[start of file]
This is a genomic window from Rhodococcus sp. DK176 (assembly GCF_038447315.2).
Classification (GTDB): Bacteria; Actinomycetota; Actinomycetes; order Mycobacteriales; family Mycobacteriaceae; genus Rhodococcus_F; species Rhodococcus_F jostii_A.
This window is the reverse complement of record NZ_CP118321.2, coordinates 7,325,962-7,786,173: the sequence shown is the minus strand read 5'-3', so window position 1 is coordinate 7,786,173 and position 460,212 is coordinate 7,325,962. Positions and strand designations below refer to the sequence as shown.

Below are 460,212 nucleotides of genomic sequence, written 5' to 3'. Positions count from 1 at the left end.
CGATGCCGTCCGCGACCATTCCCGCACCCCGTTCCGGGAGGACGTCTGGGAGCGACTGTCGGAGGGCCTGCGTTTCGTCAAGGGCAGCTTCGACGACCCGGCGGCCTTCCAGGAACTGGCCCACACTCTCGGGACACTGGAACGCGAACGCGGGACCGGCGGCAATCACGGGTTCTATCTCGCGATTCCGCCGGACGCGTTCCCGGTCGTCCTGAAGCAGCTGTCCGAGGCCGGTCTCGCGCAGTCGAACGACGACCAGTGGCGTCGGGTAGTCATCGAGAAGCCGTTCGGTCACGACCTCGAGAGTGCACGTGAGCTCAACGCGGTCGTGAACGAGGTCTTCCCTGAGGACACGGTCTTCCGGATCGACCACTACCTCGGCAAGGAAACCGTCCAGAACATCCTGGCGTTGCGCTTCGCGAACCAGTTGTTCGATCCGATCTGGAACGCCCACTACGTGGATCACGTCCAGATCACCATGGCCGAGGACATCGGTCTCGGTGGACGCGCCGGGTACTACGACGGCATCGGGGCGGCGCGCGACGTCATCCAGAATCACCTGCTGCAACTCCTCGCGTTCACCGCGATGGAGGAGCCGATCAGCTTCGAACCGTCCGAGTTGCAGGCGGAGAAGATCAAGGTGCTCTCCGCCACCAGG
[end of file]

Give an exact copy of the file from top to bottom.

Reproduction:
This is a genomic window from Rhodococcus sp. DK176 (assembly GCF_038447315.2).
Classification (GTDB): Bacteria; Actinomycetota; Actinomycetes; order Mycobacteriales; family Mycobacteriaceae; genus Rhodococcus_F; species Rhodococcus_F jostii_A.
This window is the reverse complement of record NZ_CP118321.2, coordinates 7,325,962-7,786,173: the sequence shown is the minus strand read 5'-3', so window position 1 is coordinate 7,786,173 and position 460,212 is coordinate 7,325,962. Positions and strand designations below refer to the sequence as shown.

Below are 460,212 nucleotides of genomic sequence, written 5' to 3'. Positions count from 1 at the left end.
CGATGCCGTCCGCGACCATTCCCGCACCCCGTTCCGGGAGGACGTCTGGGAGCGACTGTCGGAGGGCCTGCGTTTCGTCAAGGGCAGCTTCGACGACCCGGCGGCCTTCCAGGAACTGGCCCACACTCTCGGGACACTGGAACGCGAACGCGGGACCGGCGGCAATCACGGGTTCTATCTCGCGATTCCGCCGGACGCGTTCCCGGTCGTCCTGAAGCAGCTGTCCGAGGCCGGTCTCGCGCAGTCGAACGACGACCAGTGGCGTCGGGTAGTCATCGAGAAGCCGTTCGGTCACGACCTCGAGAGTGCACGTGAGCTCAACGCGGTCGTGAACGAGGTCTTCCCTGAGGACACGGTCTTCCGGATCGACCACTACCTCGGCAAGGAAACCGTCCAGAACATCCTGGCGTTGCGCTTCGCGAACCAGTTGTTCGATCCGATCTGGAACGCCCACTACGTGGATCACGTCCAGATCACCATGGCCGAGGACATCGGTCTCGGTGGACGCGCCGGGTACTACGACGGCATCGGGGCGGCGCGCGACGTCATCCAGAATCACCTGCTGCAACTCCTCGCGTTCACCGCGATGGAGGAGCCGATCAGCTTCGAACCGTCCGAGTTGCAGGCGGAGAAGATCAAGGTGCTCTCCGCCACCAGG